Now Paul laid down a piano track, then an organ part. No money for studio musicians or guitars or even an electric bass. We just used what was lying around the studio. There was an actual nice vibraphone (sort of a high tech metal xylophone) so we piled that on too.

Now we were ready to print Gary's vocal. I think he did it in just one or two takes, and improvised a nice jazzy bunch of na naas at the end. Then of course, the background vocals and mandatory hand-clap track.

Then Paul came up with another weird idea: he had me slow the tape down to half speed. He had come up with something to replace the guitar part that we didn't have. Now the song is playing back. . . really. . . slow . . . and he adds a little 4-note piano part that also made no sense. Until we got back up to normal speed. Then it sounded kind of like a harpsichord, or maybe a banjo, or maybe, maybe a guitar...

So now the song was finished, but we had a really unusual problem: it was too short! Only about two and a half minutes. After a year of making stuff shorter so it would get played on the radio, now I had to make this one longer, so there was no chance that some spoilsport dj would play it by mistake. It was a B-side, after all.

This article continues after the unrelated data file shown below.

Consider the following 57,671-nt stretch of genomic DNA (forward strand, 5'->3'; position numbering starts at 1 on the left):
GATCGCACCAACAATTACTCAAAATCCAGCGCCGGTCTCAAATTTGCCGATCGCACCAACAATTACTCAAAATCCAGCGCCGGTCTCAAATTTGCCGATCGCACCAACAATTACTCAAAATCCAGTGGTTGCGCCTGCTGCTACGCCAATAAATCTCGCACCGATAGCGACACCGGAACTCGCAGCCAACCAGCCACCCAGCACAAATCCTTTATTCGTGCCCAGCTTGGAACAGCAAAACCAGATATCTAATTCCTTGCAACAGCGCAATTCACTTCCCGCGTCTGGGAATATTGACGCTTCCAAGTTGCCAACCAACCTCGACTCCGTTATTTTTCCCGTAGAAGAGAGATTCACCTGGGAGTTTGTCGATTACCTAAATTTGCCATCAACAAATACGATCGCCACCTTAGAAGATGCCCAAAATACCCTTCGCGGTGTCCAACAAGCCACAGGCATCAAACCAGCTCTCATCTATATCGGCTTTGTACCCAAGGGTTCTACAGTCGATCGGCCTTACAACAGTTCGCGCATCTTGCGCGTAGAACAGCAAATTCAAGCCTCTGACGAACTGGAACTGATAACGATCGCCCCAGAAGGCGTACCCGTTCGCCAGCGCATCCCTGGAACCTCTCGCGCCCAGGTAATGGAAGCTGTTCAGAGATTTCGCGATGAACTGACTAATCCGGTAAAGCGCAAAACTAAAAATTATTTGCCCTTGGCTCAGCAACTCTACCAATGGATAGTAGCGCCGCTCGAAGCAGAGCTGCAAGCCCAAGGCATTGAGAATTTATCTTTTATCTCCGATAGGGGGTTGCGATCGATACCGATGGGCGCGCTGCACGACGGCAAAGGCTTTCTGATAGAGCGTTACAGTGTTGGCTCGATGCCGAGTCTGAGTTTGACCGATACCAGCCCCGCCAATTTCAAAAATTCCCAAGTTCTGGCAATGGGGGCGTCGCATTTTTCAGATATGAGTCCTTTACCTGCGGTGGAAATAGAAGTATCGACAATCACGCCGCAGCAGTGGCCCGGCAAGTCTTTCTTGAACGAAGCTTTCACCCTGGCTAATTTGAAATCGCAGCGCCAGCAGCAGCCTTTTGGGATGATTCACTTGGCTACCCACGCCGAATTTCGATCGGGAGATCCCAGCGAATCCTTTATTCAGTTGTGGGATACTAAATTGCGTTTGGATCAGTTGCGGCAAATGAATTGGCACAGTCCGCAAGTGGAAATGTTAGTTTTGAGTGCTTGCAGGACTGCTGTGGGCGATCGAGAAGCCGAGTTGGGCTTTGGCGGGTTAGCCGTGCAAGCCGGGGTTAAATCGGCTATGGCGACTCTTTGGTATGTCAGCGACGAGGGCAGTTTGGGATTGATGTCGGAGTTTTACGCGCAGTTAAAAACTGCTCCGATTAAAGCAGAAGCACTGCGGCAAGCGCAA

So we added a bunch more of those nonsense words and created a much, much longer last chorus. It was a lot longer, but extremely boring.

Then something else clicked in Paul's head, and he decided to just cut out all the tracks, including the vocals, at about 2 minutes in. He had me just mute all the tracks except that "stolen" drum track. Then we faded in the other tracks, slowly,  one by one.

Now the song timed out to 3:45. No way would radio ever play this thing.



na na hey hey kiss him goodbye part 3



November 1969

4 AM: Everybody was getting their coats on, ready to brave the New York chill, confident and happy that we had just created a true B-Side, that no radio station in its right mind would ever play, when Gary / Garrett had an idea. "I need a piece of wood!"  

He grabbed a chunk off the wooden base of the electric organ's speaker cabinet and some mallets from the vibraphone. He plunked the foot-square piece of lumber onto a stool.  I set up a microphone and sent its signal to our one remaining open track.

Gary played a kind of conga or bongo drum part with the borrowed mallets on that slab of wood. It added a cool swagger to the track and did a pretty good job of filling in for the nonexistent low bass notes.

The next day, the other genius of the 4th floor, Bob Reno the A&R guy, heard our rough mix of the song. Even at 3:45, he thought it had potential. 

That night we did a final mix. For an A Side with a whole different artist, who would not be Gary. He had faith in his originally selected record and wanted no part of this sloppy, second-hand tune that was finished in one night.

Out on 57th Street, the four of us trudged towards Broadway, where I would catch a subway train and the others would head for their cars and home.